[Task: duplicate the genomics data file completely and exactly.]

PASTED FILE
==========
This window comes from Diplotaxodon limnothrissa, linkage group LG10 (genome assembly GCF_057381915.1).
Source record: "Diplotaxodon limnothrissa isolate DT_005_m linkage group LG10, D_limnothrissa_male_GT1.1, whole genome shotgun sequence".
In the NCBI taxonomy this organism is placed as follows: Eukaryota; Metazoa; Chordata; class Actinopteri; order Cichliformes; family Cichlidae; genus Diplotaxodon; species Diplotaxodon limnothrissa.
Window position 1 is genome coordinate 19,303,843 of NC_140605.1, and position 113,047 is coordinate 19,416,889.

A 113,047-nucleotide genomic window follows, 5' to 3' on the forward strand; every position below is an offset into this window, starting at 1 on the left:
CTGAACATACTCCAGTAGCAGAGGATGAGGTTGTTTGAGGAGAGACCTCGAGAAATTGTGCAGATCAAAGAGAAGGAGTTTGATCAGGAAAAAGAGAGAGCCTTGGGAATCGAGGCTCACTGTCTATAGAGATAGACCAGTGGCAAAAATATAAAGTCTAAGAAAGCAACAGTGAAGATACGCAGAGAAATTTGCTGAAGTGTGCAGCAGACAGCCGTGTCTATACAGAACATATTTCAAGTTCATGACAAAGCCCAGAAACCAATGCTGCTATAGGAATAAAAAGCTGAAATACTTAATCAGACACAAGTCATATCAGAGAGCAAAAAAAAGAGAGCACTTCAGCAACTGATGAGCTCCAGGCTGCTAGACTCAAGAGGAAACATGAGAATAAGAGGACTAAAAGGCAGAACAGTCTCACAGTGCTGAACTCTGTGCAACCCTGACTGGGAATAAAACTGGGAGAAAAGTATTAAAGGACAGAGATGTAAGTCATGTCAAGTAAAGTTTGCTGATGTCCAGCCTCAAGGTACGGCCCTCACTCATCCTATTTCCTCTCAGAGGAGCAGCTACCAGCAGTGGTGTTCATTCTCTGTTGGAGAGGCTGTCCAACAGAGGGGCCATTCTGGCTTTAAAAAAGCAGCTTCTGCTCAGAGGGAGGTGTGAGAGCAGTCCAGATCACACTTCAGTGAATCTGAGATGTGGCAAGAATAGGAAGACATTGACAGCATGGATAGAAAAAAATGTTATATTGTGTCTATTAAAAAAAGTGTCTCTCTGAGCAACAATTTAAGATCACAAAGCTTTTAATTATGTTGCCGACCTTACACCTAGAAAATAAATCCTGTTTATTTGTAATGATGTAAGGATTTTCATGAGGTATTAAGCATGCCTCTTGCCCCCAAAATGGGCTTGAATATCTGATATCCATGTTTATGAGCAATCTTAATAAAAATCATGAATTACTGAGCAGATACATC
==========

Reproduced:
This window comes from Diplotaxodon limnothrissa, linkage group LG10 (genome assembly GCF_057381915.1).
Source record: "Diplotaxodon limnothrissa isolate DT_005_m linkage group LG10, D_limnothrissa_male_GT1.1, whole genome shotgun sequence".
In the NCBI taxonomy this organism is placed as follows: Eukaryota; Metazoa; Chordata; class Actinopteri; order Cichliformes; family Cichlidae; genus Diplotaxodon; species Diplotaxodon limnothrissa.
Window position 1 is genome coordinate 19,303,843 of NC_140605.1, and position 113,047 is coordinate 19,416,889.

A 113,047-nucleotide genomic window follows, 5' to 3' on the forward strand; every position below is an offset into this window, starting at 1 on the left:
CTGAACATACTCCAGTAGCAGAGGATGAGGTTGTTTGAGGAGAGACCTCGAGAAATTGTGCAGATCAAAGAGAAGGAGTTTGATCAGGAAAAAGAGAGAGCCTTGGGAATCGAGGCTCACTGTCTATAGAGATAGACCAGTGGCAAAAATATAAAGTCTAAGAAAGCAACAGTGAAGATACGCAGAGAAATTTGCTGAAGTGTGCAGCAGACAGCCGTGTCTATACAGAACATATTTCAAGTTCATGACAAAGCCCAGAAACCAATGCTGCTATAGGAATAAAAAGCTGAAATACTTAATCAGACACAAGTCATATCAGAGAGCAAAAAAAAGAGAGCACTTCAGCAACTGATGAGCTCCAGGCTGCTAGACTCAAGAGGAAACATGAGAATAAGAGGACTAAAAGGCAGAACAGTCTCACAGTGCTGAACTCTGTGCAACCCTGACTGGGAATAAAACTGGGAGAAAAGTATTAAAGGACAGAGATGTAAGTCATGTCAAGTAAAGTTTGCTGATGTCCAGCCTCAAGGTACGGCCCTCACTCATCCTATTTCCTCTCAGAGGAGCAGCTACCAGCAGTGGTGTTCATTCTCTGTTGGAGAGGCTGTCCAACAGAGGGGCCATTCTGGCTTTAAAAAAGCAGCTTCTGCTCAGAGGGAGGTGTGAGAGCAGTCCAGATCACACTTCAGTGAATCTGAGATGTGGCAAGAATAGGAAGACATTGACAGCATGGATAGAAAAAAATGTTATATTGTGTCTATTAAAAAAAGTGTCTCTCTGAGCAACAATTTAAGATCACAAAGCTTTTAATTATGTTGCCGACCTTACACCTAGAAAATAAATCCTGTTTATTTGTAATGATGTAAGGATTTTCATGAGGTATTAAGCATGCCTCTTGCCCCCAAAATGGGCTTGAATATCTGATATCCATGTTTATGAGCAATCTTAATAAAAATCATGAATTACTGAGCAGATACATC